By Stewart McKenzie, CBS 11 News
joplin Mission: Joplin   Is There Hope For The Future?

A group of people from churches in Fort Worth, Keller and Bedford left North Texas on June 27, 2011 to help with volunteer efforts in Joplin, Missouri, after a deadly tornado moved through on May 22, 2011. (credit: Stewart McKenzie/KTVT/KTXA)

FORT WORTH (CBSDFW.COM) – It was after 8:00 p.m. on Sunday evening, May 22, when I started getting indications that something disastrous had taken place. I noticed a Facebook posting that said, “Please keep Joplin in your thoughts and prayers.” My brother guided me to a YouTube link of some of the first stormchaser and broadcast video from Joplin, in southwest Missouri. When I saw those images, I knew that a devastating tornado had hit the city of more than 50,000 people.

You don’t forget pictures like a mangled medical helicopter — that had been tossed by tornado-force winds — resting in front of a heavily damaged hospital.

It became apparent that this was a killer storm. It was an EF-5 tornado, the strongest tornado that meteorologists measure. The National Weather Service said that the winds from the tornado exceeded 200 mph. The death toll climbed to 158 people, making it the deadliest tornado in the United States since the National Weather Service began keeping such records in 1950. More than 1,000 people were hurt.

The National Weather Service said that the tornado was three-fourths of a mile wide and was on the ground for six miles. One-third of the city was destroyed.

In the days and weeks after the storm, there has been an outpouring of national support. It is estimated that more than 40,000 people from across the country have traveled to Joplin to help with disaster relief efforts. And North Texans continue to respond to the call for help.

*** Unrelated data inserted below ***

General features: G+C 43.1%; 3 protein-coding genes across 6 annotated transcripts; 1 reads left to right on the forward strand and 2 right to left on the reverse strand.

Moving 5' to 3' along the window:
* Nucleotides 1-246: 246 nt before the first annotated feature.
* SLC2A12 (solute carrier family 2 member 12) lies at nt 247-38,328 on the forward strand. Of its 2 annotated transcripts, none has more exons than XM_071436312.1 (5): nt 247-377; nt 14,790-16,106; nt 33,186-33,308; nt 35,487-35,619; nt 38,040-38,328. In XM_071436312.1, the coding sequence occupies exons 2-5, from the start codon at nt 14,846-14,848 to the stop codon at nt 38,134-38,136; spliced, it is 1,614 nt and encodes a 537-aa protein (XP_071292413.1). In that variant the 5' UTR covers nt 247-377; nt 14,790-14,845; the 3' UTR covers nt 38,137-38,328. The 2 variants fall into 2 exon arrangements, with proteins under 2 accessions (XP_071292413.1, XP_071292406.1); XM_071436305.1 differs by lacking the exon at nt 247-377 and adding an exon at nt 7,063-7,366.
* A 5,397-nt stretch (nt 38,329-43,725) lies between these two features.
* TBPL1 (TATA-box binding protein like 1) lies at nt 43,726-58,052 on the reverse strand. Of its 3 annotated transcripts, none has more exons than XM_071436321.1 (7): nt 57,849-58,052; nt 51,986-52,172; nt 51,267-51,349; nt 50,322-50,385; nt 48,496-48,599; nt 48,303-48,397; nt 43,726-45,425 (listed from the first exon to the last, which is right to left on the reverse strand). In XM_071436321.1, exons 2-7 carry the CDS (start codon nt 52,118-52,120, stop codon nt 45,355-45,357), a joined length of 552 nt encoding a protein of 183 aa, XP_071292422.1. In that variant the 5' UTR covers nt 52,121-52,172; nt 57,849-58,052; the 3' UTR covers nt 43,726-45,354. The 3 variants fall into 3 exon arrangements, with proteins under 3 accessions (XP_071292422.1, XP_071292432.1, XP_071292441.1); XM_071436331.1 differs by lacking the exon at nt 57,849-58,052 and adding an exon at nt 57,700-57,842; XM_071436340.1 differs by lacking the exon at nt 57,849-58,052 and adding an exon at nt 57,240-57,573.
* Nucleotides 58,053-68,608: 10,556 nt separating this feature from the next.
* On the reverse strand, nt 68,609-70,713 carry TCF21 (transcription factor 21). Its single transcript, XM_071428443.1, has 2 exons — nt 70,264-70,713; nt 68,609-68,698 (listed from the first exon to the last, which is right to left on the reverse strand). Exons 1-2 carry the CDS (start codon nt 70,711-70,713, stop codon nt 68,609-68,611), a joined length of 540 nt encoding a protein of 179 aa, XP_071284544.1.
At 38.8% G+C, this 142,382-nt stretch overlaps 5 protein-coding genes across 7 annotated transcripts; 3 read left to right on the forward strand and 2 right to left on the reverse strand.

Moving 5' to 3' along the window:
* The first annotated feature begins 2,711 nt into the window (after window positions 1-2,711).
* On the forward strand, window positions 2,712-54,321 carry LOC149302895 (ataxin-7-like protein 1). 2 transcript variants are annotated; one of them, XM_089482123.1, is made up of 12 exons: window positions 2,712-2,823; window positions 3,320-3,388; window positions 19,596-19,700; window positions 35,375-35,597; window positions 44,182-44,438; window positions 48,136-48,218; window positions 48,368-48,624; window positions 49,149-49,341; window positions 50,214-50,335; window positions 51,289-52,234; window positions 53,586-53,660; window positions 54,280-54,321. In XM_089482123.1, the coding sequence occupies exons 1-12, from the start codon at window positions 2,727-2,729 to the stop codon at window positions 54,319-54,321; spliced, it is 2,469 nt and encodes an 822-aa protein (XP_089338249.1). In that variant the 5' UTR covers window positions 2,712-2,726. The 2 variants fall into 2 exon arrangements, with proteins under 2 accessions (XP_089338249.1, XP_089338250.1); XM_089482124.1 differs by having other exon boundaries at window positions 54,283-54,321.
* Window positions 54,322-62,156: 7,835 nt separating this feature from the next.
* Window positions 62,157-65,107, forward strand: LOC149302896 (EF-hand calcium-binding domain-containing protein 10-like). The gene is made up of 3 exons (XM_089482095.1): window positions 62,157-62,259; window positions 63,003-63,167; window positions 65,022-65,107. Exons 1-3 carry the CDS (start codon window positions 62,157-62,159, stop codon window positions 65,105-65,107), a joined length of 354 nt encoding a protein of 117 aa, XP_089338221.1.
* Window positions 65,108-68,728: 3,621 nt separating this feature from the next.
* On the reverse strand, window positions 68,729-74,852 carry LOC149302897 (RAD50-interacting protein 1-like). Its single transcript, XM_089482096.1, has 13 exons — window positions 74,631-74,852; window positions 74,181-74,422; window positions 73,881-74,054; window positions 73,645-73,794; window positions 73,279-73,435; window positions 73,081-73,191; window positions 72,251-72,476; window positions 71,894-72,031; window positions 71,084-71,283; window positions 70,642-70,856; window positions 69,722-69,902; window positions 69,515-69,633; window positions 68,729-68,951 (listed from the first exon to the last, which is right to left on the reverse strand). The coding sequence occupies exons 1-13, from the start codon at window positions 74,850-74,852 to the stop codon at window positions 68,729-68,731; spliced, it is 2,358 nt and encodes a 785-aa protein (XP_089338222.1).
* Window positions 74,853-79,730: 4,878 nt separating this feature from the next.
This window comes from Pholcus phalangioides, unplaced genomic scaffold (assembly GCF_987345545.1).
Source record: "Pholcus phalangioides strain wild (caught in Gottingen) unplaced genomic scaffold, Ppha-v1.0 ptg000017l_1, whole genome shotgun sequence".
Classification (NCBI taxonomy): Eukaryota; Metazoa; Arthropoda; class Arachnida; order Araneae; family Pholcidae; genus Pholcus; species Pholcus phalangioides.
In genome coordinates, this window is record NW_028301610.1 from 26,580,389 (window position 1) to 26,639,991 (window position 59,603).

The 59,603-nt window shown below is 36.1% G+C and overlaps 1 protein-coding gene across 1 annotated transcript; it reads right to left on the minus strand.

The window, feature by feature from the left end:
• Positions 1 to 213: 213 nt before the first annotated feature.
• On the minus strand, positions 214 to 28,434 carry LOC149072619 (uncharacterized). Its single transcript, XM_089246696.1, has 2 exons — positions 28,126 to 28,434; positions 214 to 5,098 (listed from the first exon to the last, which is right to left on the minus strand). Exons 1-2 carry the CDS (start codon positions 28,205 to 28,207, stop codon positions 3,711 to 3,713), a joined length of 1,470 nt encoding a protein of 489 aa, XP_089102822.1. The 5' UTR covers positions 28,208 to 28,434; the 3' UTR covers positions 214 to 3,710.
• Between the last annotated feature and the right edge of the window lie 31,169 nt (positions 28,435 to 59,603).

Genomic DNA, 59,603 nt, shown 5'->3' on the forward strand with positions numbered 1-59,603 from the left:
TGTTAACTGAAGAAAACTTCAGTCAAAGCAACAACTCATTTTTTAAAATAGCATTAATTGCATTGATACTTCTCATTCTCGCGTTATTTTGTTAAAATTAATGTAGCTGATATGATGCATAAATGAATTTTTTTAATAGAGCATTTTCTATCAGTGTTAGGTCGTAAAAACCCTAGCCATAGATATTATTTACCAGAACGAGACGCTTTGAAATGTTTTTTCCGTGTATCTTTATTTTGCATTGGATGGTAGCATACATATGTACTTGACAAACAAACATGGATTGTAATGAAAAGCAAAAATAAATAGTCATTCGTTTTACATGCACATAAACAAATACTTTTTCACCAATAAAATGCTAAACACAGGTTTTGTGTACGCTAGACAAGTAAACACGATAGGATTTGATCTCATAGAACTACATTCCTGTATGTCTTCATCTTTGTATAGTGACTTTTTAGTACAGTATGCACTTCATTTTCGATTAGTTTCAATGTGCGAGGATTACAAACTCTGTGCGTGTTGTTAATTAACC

This week, 67 people from four churches in Fort Worth, Bedford and Keller will travel to Joplin. Adults and teenagers from the congregations are volunteering their time to help with the ongoing efforts. The process of tearing down houses, picking up debris and distributing supplies is still underway. However, we have been told that the rebuilding phase has started. Homes that were damaged, but still standing after the tornado, are in line for roof and drywall work.

The days will be long for volunteers. Breakfast is at 6:00 a.m. We will be at our assigned to work sites from 8:00 a.m. to 6:00 p.m. And the weather will be a challenge. The forecast calls for high temperatures, most of the week, in the mid 90s. It will be humid.

As I have prepared for this trip, I have wondered what it will be like to walk down streets that, earlier this spring, were vibrant neighborhoods. Do the images that we see on TV compare to witnessing the damage first hand? The weather aspect fascinates me, since I have a broadcast meteorology degree.

But the focus of this mission will be on the people. How are the residents of Joplin holding up more than a month after the storm? Is there hope? Or is there so much destruction in front of them that the people of Joplin find it hard to look towards the future?

Can volunteers help provide that hope for Joplin? What about the men, women and young people who are volunteering? Are we prepared for what we will see once we cross into the city limits of Joplin?

It is my hope that we will have internet access while in Joplin this week, to provide daily reports and pictures about the relief efforts. I hope you will come back on Tuesday as we get our first look at the work that is ahead for volunteers and the residents of Joplin.

(Note: Stewart McKenzie is the 6:00 p.m. producer for CBS 11 News. He is part of a local volunteer group traveling to Joplin this week to help with the relief efforts. While helping with those efforts, he will also provide reports on the work that is underway and the people of Joplin who are recovering from a killer tornado.)